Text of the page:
Given the enormous qualitative similarity between the yielding transition and the depinning transition (no-flow to flow when overcoming a critical threshold of external drive) people were tempted to categorize them in the same family of dynamical phenomena. Nevertheless, the differences among these two out-of-equilibrium transitions are not minor and forcing the analogy beyond its boundaries can constitute a misstep.
In the PSM group in Grenoble and in collaboration with our colleagues in Paris and Bariloche we are to digging into the similarities and differences between these two phenomena, trying to address questions such as: Are yielding and depinning essentially the same dynamical phase transition? Shall we extrapolate the knowledge on depinning to the yielding scenario by mapping one to one physical quantities? To which extent should we expect universality in the yielding transition? Is there an equivalence between stress-driven and strain-driven protocols? How should we address them in simplified models? Which are the relevant transport properties of driven amorphous solids? Are they linked to geometrical properties as in elastic manifolds?
4. Relaxation in amorphous systems
In collaboration with: Kirsten Martens and Jean-Louis Barrat
We study consequences of long-range elasticity in thermally assisted dynamics of yield stress materials. Within a two-dimensional mesoscopic model we calculate the mean-square displacement and the dynamical structure factor for tracer particle trajectories. We associate a ballistic regime at short time scales with a compressed exponential decay in the dynamical structure factor, and contrast our results with experimental findings.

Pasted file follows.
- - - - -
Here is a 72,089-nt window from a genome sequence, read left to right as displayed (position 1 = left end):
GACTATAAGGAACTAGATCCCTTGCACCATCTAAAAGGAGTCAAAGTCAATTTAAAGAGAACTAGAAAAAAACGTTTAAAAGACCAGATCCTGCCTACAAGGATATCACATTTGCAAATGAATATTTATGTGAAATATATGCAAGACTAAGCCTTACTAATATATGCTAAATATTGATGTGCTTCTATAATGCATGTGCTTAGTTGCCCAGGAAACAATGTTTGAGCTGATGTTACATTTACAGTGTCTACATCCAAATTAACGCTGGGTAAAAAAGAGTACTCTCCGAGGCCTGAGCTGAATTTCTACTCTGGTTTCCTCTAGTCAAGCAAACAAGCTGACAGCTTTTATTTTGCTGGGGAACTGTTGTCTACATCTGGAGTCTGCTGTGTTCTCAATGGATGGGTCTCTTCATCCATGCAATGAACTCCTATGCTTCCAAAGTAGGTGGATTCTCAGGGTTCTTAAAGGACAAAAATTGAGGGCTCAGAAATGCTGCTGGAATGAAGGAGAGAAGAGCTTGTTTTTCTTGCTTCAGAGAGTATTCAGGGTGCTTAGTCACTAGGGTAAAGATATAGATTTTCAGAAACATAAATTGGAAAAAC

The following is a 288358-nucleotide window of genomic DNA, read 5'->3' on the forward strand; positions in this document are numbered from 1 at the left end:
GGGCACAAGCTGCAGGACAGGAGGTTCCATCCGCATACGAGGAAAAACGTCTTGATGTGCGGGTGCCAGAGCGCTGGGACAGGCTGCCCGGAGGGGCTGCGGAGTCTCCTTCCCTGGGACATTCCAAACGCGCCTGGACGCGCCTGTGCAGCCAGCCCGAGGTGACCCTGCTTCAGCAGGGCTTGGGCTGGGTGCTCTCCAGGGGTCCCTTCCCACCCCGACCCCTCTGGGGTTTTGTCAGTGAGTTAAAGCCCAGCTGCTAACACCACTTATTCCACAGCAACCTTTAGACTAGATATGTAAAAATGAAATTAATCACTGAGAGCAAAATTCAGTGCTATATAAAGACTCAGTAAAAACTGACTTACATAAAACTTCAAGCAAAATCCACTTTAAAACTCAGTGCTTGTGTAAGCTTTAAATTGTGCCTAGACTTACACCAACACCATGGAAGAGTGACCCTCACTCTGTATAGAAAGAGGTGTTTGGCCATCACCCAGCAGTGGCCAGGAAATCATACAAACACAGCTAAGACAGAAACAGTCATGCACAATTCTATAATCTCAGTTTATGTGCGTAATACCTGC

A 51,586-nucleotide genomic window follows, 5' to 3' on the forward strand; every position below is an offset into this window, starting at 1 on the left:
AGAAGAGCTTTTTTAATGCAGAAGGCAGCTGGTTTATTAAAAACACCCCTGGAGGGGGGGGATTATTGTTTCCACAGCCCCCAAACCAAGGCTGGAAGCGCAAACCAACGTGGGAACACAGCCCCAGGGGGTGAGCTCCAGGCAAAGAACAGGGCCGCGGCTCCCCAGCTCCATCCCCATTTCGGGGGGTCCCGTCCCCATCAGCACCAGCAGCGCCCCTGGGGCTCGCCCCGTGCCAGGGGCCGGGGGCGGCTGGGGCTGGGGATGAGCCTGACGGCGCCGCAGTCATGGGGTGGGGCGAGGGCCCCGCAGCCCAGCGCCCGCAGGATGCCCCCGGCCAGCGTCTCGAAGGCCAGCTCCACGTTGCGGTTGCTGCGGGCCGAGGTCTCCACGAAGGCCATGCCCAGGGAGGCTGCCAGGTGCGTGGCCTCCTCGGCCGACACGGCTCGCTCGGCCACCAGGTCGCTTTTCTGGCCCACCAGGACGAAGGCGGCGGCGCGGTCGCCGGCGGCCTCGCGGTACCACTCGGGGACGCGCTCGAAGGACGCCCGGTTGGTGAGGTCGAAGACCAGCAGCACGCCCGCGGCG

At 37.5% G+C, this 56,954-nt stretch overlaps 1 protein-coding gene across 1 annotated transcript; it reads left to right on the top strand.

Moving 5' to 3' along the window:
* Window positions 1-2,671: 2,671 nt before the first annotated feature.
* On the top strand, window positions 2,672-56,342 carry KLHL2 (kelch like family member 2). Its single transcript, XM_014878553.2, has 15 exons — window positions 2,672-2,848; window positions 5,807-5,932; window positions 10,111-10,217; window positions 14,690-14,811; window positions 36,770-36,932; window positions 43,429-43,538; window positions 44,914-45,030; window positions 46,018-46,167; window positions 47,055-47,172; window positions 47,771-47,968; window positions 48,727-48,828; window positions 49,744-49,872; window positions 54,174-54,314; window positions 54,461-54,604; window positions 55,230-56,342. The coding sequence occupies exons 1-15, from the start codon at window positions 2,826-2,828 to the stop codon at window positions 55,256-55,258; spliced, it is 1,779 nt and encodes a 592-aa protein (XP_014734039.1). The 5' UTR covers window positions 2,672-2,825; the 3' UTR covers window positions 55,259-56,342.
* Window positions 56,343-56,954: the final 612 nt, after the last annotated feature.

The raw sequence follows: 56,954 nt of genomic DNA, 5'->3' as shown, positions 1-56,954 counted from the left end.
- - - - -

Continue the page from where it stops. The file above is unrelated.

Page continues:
5. 2D and 3D parallel kinetic Monte Carlo simulation of Coulomb glasses
In collaboration with: Matteo Palassini and Alejandro Kolton
We developed a parallel rejection algorithm to tackle the problem of low acceptance in Monte Carlo methods, and apply it to the simulation of the hopping conduction in Coulomb glasses using Graphics Processing Units, for which we also parallelize the update of local energies. Both in 2D and 3D we study the temperature dependence of the conductivity at low fields, and characterize the “Coulomb gap” of the density of states. The final goal of the project is to upgrade the model to study transport on nano-arrays of metals and semiconductors embedded in insulating media.
6. Plastic effects at the depinning transition
In collaboration with: Sebastián Bustingorry and Alejandro Kolton
Using a 2D Phi4 model we simulate a single interface in a 2D disorder potential, subject either to constant force or constant velocity protocols. In contrast with effectively elastic models like the QEW, this approach allows for the occurrence of overhangs and bubbles close to the interface, what is observed in experiments.
7. Topological patterns in ferromagnetic and ferroelectric thin films
In collaboration with: Sebastián Bustingorry and Alejandro Kolton
Using a 2D Phi4 model with long-range interactions and a pseudo-spectral method, we simulate the dynamics and statics of stripes, bubbles and dislocations according to the strength of the different interactions and external applied fields. These studies are developed in collaboration with experiments.